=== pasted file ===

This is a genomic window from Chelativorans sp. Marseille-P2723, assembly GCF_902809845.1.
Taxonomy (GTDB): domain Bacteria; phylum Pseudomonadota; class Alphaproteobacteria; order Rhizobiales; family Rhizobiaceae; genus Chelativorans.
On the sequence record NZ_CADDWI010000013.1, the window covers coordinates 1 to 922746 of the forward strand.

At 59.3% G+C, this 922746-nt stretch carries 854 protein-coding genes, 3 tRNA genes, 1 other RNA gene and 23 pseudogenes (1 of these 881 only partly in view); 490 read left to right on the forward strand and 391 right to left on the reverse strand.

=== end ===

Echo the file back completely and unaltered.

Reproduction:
This is a genomic window from Chelativorans sp. Marseille-P2723, assembly GCF_902809845.1.
Taxonomy (GTDB): domain Bacteria; phylum Pseudomonadota; class Alphaproteobacteria; order Rhizobiales; family Rhizobiaceae; genus Chelativorans.
On the sequence record NZ_CADDWI010000013.1, the window covers coordinates 1 to 922746 of the forward strand.

At 59.3% G+C, this 922746-nt stretch carries 854 protein-coding genes, 3 tRNA genes, 1 other RNA gene and 23 pseudogenes (1 of these 881 only partly in view); 490 read left to right on the forward strand and 391 right to left on the reverse strand.